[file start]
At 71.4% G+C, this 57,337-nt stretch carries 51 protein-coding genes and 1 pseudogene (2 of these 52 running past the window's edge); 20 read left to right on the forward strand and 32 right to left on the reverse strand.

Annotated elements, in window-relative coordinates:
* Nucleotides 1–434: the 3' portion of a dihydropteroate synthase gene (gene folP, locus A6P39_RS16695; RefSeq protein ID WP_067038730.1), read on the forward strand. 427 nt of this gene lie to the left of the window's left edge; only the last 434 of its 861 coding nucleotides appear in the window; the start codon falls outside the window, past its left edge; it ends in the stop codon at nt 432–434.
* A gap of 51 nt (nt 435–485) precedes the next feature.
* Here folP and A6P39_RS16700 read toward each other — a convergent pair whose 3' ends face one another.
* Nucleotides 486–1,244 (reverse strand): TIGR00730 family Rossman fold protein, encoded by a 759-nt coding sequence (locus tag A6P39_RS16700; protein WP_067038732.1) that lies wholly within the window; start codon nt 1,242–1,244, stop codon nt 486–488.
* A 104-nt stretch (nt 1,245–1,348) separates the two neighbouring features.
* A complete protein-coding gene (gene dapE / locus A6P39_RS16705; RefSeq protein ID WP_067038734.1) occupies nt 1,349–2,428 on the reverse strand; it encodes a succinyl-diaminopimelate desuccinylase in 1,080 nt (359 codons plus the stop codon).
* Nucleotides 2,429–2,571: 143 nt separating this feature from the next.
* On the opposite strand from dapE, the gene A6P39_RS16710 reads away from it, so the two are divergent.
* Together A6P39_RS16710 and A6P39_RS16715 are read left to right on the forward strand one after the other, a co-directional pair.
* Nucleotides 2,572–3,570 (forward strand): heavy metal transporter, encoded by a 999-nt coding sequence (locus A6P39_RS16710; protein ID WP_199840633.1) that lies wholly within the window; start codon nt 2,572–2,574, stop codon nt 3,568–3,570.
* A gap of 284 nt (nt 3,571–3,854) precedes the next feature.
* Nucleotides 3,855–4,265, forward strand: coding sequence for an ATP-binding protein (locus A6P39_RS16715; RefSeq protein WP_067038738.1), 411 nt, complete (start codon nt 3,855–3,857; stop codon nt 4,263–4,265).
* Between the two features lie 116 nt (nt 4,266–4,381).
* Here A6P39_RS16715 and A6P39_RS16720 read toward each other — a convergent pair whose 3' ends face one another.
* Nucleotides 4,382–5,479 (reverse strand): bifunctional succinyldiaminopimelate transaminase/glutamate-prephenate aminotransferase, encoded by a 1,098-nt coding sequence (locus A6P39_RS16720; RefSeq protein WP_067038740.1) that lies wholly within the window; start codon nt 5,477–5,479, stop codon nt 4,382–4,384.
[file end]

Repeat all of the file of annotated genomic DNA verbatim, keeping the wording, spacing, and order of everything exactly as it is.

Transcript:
At 71.4% G+C, this 57,337-nt stretch carries 51 protein-coding genes and 1 pseudogene (2 of these 52 running past the window's edge); 20 read left to right on the forward strand and 32 right to left on the reverse strand.

Annotated elements, in window-relative coordinates:
* Nucleotides 1–434: the 3' portion of a dihydropteroate synthase gene (gene folP, locus A6P39_RS16695; RefSeq protein ID WP_067038730.1), read on the forward strand. 427 nt of this gene lie to the left of the window's left edge; only the last 434 of its 861 coding nucleotides appear in the window; the start codon falls outside the window, past its left edge; it ends in the stop codon at nt 432–434.
* A gap of 51 nt (nt 435–485) precedes the next feature.
* Here folP and A6P39_RS16700 read toward each other — a convergent pair whose 3' ends face one another.
* Nucleotides 486–1,244 (reverse strand): TIGR00730 family Rossman fold protein, encoded by a 759-nt coding sequence (locus tag A6P39_RS16700; protein WP_067038732.1) that lies wholly within the window; start codon nt 1,242–1,244, stop codon nt 486–488.
* A 104-nt stretch (nt 1,245–1,348) separates the two neighbouring features.
* A complete protein-coding gene (gene dapE / locus A6P39_RS16705; RefSeq protein ID WP_067038734.1) occupies nt 1,349–2,428 on the reverse strand; it encodes a succinyl-diaminopimelate desuccinylase in 1,080 nt (359 codons plus the stop codon).
* Nucleotides 2,429–2,571: 143 nt separating this feature from the next.
* On the opposite strand from dapE, the gene A6P39_RS16710 reads away from it, so the two are divergent.
* Together A6P39_RS16710 and A6P39_RS16715 are read left to right on the forward strand one after the other, a co-directional pair.
* Nucleotides 2,572–3,570 (forward strand): heavy metal transporter, encoded by a 999-nt coding sequence (locus A6P39_RS16710; protein ID WP_199840633.1) that lies wholly within the window; start codon nt 2,572–2,574, stop codon nt 3,568–3,570.
* A gap of 284 nt (nt 3,571–3,854) precedes the next feature.
* Nucleotides 3,855–4,265, forward strand: coding sequence for an ATP-binding protein (locus A6P39_RS16715; RefSeq protein WP_067038738.1), 411 nt, complete (start codon nt 3,855–3,857; stop codon nt 4,263–4,265).
* Between the two features lie 116 nt (nt 4,266–4,381).
* Here A6P39_RS16715 and A6P39_RS16720 read toward each other — a convergent pair whose 3' ends face one another.
* Nucleotides 4,382–5,479 (reverse strand): bifunctional succinyldiaminopimelate transaminase/glutamate-prephenate aminotransferase, encoded by a 1,098-nt coding sequence (locus A6P39_RS16720; RefSeq protein WP_067038740.1) that lies wholly within the window; start codon nt 5,477–5,479, stop codon nt 4,382–4,384.